That all changed 100 years ago today. It was on July 13, 1912, that residents of five elementary school districts in the Tracy area voted to form a union high school district.
What started out as West Side Union High School District and later was renamed Tracy Union High School District became a reality — on the second try.
The first attempt to bring high school education to Tracy was three years earlier, in 1909. Voters approved a ballot measure to form a high school district, but the election’s apparent success was voided by mistakes in the county courthouse in Stockton.
Before the election, the county superintendent of schools failed to confirm that names on the petition to hold an election were registered voters. Then, after the election had taken place, he failed to certify the outcome with the county clerk. The combination of mistakes made the 1909 election null and void.
Backers of the 1909 high school campaign, headed by William Friedrich, publisher of the Tracy Press, and Dr. Joseph S. West, a former physician, turned their sights on forming a city government, and that led to a successful incorporation campaign in 1910.
Soon after that election successfully established the city of Tracy, Friedrich, West and other members of the Tracy and West San Joaquin Board of Trade started a second campaign to form a high school district.
Friedrich sold the Press in 1911 and moved to Napa County, and his place in the campaign was taken by William Schlossman, who farmed south of town.
Schlossman, West and George Luhrsen, who lived west of town near Bethany, formed the core of high school backers.
They were successful in winning support of the boards of five elementary districts to seek a union high school district. Those districts were Tracy, Jefferson, Carnegie (in Corral Hollow Canyon), Lammersville and Naglee (north of Tracy).
Trustees of the Valley (Banta) and New Jerusalem schools decided not to include their districts in the proposed union high school district.
After a petition was submitted calling for an election, county supervisors called for a vote July 13, 1912.
Before the election, supporters lobbied voters in the five elementary districts to support a union high school district.
Luhrsen was especially active in the rural areas.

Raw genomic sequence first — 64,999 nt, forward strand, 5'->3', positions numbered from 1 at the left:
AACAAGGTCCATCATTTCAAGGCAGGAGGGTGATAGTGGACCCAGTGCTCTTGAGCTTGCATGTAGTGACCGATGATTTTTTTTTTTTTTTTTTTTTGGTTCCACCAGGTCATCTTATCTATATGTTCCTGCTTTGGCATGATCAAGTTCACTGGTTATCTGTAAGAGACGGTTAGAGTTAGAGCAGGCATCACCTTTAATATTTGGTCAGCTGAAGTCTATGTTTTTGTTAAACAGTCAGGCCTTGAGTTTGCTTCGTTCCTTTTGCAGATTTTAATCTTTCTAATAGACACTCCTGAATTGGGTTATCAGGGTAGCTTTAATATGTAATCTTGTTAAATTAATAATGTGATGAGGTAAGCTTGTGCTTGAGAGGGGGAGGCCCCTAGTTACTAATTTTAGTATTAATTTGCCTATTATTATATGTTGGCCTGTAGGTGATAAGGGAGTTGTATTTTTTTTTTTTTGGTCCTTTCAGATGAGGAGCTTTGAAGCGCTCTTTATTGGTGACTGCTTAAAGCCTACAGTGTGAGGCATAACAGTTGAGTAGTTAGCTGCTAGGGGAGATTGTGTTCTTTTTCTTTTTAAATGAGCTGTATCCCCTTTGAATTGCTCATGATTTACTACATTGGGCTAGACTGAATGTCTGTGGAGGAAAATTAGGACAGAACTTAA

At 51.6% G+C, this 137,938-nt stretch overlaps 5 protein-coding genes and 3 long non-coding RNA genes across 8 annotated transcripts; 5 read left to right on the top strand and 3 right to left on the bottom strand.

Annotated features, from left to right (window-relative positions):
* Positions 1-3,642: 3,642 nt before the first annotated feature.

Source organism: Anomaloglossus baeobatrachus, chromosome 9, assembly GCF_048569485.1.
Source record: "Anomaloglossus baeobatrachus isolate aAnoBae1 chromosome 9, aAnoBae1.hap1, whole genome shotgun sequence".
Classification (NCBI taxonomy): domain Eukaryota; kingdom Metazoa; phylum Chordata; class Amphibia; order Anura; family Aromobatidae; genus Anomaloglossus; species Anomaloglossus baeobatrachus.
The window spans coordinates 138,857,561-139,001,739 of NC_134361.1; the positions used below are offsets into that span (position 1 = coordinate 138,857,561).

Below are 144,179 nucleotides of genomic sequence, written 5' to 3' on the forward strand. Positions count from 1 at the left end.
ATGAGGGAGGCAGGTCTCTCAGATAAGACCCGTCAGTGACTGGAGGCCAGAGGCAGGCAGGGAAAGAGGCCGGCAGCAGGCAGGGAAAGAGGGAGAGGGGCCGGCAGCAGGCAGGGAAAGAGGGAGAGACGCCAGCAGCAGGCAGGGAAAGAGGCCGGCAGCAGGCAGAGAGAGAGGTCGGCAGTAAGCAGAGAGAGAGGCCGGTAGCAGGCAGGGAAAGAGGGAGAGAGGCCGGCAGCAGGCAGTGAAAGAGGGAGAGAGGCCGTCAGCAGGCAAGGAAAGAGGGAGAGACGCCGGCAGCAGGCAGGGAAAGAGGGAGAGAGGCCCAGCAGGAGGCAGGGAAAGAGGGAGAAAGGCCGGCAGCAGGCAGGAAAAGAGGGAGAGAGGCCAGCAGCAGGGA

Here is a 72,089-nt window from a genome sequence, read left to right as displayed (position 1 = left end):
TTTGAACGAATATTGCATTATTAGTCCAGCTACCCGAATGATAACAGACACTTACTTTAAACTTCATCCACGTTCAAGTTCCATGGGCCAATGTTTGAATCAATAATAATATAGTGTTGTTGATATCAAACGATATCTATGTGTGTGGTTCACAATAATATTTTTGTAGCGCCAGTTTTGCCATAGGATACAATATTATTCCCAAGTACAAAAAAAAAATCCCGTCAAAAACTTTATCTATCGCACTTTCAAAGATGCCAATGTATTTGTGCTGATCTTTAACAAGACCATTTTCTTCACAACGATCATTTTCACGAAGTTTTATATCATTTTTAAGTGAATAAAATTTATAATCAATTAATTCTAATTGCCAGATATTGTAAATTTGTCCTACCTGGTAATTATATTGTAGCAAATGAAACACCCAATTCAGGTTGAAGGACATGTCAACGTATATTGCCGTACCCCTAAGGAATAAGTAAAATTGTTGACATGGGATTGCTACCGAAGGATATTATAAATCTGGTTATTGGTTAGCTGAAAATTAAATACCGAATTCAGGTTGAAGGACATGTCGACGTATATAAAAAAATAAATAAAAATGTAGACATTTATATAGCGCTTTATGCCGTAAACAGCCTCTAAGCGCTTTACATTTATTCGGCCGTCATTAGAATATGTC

“This branch of government (high school education) is, in my mind, the most important of all,” he declared in a front page article in the Press. “The schools provide the foundation of all good men and women. It is here citizenship of the nation is taught and moral standing of each community judged.”
Luhrsen noted that many students from Tracy who wanted a high school education had to take the train to Stockton and pay a fare of $9 a month, and also the cost of a street car ride, to Stockton High School each school day.
Luhrsen and other high school backers quickly learned that there was only one major objection to the proposal: taxes. A number of voters, especially in the rural areas, questioned whether there was enough assessed valuation to support the property taxes needed for a high school without creating a heavy tax burden.
But Warren Henshaw, editor of the Tracy Press, learned from the county assessor that in the previous year, valuations in the five elementary districts had increased dramatically, from $1.6 million to more than $2.5 million, spurred by a growth spurt in the city of Tracy and the dawn of irrigation in rural areas.
He also noted that property owners in all the elementary districts in the Tracy area already were already paying 5 cents per $100 of assessed valuation taxes to support three high schools in San Joaquin County — Stockton, Lodi and Ripon — that Tracy area students could attend.
The anticipated tax rate of a high school in Tracy was estimated at 15 cents per $100 of assessed valuation, an increase of only 10 cents, Henshaw argued.
And besides, supporters pointed out, there was room on the second floor of the recently constructed Tracy Grammar School on Central Avenue for two high school classrooms, so a new high school building would not immediately be required.
Ballot box success
Finally, 100 years ago today, the election was held — and the outcome, although far from one-sided, was a success. The high school district was approved by a 101-vote margin — 188 in favor to 97 opposed.
The results immediately posted were for only the Tracy, Jefferson and Lammersville districts. The Carnegie and Naglee vote totals were so small they couldn’t affect the outcome and were added later.
Voters within the Tracy Elementary School District provided the greatest support, 162 yes to 67 no. At Lammersville, the measure was approved with 16 yes and 11 no votes. It was a close call at Jefferson, 10 yes to 9 no.
Immediately following the election, which was duly certified this time around, the county superintendent of schools called a special election for Aug. 1 to select five trustees of the new West Side Union High School District.
Elected to the district’s first board were West, Schlossman, Luhrsen, Dan Bagley Sr., a farmer, and J.J. McCormack, a railroad employee. The new board elected Schlossman president and West secretary.
The board moved quickly, first deciding to hold classes at Tracy Grammar School and then hiring A.D. Tenney as principal and Mary Acheson as his teaching assistant.
Classes were scheduled to begin Sept. 11, 1912, and 11 students had already enrolled.